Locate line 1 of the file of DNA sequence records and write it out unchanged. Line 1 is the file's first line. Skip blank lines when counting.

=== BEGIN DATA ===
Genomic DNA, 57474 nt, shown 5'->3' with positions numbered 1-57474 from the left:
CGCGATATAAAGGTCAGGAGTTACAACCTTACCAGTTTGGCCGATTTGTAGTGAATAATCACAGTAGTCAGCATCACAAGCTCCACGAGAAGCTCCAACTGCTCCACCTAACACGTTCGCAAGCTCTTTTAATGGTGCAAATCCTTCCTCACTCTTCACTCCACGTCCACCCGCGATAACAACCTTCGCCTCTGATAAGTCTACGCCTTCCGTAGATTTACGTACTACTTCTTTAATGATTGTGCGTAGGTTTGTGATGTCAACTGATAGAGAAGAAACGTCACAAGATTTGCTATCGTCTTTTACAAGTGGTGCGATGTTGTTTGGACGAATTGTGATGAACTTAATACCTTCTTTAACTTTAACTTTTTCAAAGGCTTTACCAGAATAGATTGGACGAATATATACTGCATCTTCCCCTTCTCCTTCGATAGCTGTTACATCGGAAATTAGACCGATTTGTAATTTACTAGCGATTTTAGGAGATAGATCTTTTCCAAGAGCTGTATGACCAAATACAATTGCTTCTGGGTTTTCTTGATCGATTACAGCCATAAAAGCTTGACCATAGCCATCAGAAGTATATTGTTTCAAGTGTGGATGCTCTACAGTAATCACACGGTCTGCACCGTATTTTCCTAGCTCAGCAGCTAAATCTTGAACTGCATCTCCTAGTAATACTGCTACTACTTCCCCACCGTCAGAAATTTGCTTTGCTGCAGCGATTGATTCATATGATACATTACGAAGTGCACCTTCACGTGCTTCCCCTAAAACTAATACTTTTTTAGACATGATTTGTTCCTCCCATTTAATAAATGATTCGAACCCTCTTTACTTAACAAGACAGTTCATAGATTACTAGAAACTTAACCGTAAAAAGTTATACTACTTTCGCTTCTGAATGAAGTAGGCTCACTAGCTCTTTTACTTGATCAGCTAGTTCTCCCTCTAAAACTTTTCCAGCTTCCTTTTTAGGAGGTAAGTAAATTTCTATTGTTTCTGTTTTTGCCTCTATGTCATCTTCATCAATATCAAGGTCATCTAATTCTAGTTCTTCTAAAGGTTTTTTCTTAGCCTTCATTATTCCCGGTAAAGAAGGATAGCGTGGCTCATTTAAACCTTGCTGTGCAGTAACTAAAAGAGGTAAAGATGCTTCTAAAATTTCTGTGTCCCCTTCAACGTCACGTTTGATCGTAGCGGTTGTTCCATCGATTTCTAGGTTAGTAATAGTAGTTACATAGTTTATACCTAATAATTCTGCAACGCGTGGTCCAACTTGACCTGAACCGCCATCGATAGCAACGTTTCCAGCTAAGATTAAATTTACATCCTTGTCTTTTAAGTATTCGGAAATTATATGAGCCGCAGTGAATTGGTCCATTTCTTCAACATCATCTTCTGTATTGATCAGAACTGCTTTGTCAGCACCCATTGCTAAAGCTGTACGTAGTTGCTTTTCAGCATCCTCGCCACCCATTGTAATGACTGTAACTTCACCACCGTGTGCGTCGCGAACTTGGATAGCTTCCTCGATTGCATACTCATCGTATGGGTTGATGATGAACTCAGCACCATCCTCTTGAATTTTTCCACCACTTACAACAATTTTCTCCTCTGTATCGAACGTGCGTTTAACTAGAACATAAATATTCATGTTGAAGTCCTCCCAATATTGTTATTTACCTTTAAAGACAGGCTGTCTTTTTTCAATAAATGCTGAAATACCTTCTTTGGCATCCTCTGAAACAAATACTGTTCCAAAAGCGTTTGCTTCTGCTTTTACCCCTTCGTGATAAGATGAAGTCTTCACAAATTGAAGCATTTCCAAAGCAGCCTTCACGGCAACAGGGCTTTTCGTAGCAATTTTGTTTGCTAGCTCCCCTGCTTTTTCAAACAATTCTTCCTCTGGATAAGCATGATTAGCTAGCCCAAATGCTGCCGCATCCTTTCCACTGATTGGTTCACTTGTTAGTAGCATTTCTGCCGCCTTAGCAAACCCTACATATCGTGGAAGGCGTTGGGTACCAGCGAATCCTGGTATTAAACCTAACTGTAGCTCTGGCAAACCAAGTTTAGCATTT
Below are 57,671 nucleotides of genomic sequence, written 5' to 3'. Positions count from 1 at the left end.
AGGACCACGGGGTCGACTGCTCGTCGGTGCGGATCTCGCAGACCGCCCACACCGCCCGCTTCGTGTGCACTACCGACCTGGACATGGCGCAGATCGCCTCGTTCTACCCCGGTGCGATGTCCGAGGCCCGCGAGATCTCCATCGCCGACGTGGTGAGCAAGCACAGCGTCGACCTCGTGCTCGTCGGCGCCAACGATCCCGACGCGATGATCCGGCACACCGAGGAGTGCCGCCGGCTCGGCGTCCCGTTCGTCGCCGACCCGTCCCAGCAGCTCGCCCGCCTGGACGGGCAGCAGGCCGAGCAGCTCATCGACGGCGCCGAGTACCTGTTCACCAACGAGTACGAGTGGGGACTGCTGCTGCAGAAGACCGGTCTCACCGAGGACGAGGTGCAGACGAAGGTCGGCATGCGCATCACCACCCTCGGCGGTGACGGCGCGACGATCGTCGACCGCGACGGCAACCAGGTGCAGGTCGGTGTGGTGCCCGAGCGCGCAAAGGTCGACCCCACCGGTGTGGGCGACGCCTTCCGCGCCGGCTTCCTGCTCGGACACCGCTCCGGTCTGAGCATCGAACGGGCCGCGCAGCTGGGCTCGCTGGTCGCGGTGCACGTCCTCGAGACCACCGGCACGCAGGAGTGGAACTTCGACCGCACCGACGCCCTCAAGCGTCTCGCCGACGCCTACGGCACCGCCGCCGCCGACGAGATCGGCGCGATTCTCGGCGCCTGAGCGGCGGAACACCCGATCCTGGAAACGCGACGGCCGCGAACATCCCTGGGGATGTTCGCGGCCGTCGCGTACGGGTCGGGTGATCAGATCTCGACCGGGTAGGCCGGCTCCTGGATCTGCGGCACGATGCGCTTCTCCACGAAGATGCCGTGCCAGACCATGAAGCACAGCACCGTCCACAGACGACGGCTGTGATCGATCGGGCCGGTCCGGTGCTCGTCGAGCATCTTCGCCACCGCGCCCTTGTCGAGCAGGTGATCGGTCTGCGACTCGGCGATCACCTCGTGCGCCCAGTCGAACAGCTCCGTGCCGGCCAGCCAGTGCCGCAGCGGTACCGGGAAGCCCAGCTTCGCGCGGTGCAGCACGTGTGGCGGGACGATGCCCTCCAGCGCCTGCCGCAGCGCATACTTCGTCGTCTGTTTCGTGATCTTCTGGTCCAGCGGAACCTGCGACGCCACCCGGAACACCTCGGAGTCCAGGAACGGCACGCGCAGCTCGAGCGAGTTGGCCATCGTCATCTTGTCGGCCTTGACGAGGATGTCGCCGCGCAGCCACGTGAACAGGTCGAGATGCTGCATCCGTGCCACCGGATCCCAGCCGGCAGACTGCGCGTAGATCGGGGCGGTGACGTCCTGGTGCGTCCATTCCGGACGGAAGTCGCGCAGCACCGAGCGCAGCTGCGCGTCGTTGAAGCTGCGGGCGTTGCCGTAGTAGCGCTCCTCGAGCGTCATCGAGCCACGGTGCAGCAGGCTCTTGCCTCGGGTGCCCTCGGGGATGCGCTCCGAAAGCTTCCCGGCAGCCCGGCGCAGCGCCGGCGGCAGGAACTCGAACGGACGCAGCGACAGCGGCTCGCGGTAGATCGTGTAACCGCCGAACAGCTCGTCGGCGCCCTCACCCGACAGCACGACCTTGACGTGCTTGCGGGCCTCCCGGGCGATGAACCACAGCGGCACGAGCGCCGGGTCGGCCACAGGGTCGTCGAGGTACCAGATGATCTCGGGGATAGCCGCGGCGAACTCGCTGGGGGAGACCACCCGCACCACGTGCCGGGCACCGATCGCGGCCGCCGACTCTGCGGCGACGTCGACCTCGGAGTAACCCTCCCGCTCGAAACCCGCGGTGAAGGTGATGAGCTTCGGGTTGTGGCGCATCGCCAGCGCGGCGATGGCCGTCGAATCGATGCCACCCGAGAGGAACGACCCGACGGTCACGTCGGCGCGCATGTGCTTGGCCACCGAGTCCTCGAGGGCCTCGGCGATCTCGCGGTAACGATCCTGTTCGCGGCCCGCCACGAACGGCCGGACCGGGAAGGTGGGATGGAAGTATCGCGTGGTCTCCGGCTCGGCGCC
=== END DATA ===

Genomic DNA, 57474 nt, shown 5'->3' with positions numbered 1-57474 from the left: